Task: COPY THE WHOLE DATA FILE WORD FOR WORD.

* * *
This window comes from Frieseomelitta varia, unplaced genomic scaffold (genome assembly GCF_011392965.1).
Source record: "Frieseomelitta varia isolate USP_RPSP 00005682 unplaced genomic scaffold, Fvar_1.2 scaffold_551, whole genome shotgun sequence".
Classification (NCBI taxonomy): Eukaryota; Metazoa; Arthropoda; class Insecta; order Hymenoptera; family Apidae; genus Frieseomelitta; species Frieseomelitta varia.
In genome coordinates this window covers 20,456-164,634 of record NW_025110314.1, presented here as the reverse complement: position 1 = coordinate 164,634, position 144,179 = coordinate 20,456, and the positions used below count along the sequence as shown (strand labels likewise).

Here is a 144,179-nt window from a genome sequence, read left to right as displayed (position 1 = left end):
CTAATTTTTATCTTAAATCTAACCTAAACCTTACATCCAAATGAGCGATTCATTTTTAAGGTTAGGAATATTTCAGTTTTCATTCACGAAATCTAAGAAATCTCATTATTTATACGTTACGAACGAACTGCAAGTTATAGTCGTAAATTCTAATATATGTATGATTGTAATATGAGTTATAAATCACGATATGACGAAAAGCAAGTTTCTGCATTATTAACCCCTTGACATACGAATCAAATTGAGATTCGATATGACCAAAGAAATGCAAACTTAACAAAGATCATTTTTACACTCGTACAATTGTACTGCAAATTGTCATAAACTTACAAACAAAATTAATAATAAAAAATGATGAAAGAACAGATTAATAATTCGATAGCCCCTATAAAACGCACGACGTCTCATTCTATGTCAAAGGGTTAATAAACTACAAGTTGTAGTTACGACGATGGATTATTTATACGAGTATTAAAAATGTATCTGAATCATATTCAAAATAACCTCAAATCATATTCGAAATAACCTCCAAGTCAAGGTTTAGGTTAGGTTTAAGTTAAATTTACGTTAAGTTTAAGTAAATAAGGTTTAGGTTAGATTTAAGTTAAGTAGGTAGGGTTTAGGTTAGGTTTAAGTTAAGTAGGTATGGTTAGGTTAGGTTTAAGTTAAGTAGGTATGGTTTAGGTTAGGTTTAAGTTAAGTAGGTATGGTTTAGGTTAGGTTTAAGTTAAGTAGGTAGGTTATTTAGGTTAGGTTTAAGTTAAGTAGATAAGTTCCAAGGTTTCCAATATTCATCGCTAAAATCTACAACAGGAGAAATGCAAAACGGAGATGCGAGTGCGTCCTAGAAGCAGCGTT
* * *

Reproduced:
This window comes from Frieseomelitta varia, unplaced genomic scaffold (genome assembly GCF_011392965.1).
Source record: "Frieseomelitta varia isolate USP_RPSP 00005682 unplaced genomic scaffold, Fvar_1.2 scaffold_551, whole genome shotgun sequence".
Classification (NCBI taxonomy): Eukaryota; Metazoa; Arthropoda; class Insecta; order Hymenoptera; family Apidae; genus Frieseomelitta; species Frieseomelitta varia.
In genome coordinates this window covers 20,456-164,634 of record NW_025110314.1, presented here as the reverse complement: position 1 = coordinate 164,634, position 144,179 = coordinate 20,456, and the positions used below count along the sequence as shown (strand labels likewise).

Here is a 144,179-nt window from a genome sequence, read left to right as displayed (position 1 = left end):
CTAATTTTTATCTTAAATCTAACCTAAACCTTACATCCAAATGAGCGATTCATTTTTAAGGTTAGGAATATTTCAGTTTTCATTCACGAAATCTAAGAAATCTCATTATTTATACGTTACGAACGAACTGCAAGTTATAGTCGTAAATTCTAATATATGTATGATTGTAATATGAGTTATAAATCACGATATGACGAAAAGCAAGTTTCTGCATTATTAACCCCTTGACATACGAATCAAATTGAGATTCGATATGACCAAAGAAATGCAAACTTAACAAAGATCATTTTTACACTCGTACAATTGTACTGCAAATTGTCATAAACTTACAAACAAAATTAATAATAAAAAATGATGAAAGAACAGATTAATAATTCGATAGCCCCTATAAAACGCACGACGTCTCATTCTATGTCAAAGGGTTAATAAACTACAAGTTGTAGTTACGACGATGGATTATTTATACGAGTATTAAAAATGTATCTGAATCATATTCAAAATAACCTCAAATCATATTCGAAATAACCTCCAAGTCAAGGTTTAGGTTAGGTTTAAGTTAAATTTACGTTAAGTTTAAGTAAATAAGGTTTAGGTTAGATTTAAGTTAAGTAGGTAGGGTTTAGGTTAGGTTTAAGTTAAGTAGGTATGGTTAGGTTAGGTTTAAGTTAAGTAGGTATGGTTTAGGTTAGGTTTAAGTTAAGTAGGTATGGTTTAGGTTAGGTTTAAGTTAAGTAGGTAGGTTATTTAGGTTAGGTTTAAGTTAAGTAGATAAGTTCCAAGGTTTCCAATATTCATCGCTAAAATCTACAACAGGAGAAATGCAAAACGGAGATGCGAGTGCGTCCTAGAAGCAGCGTT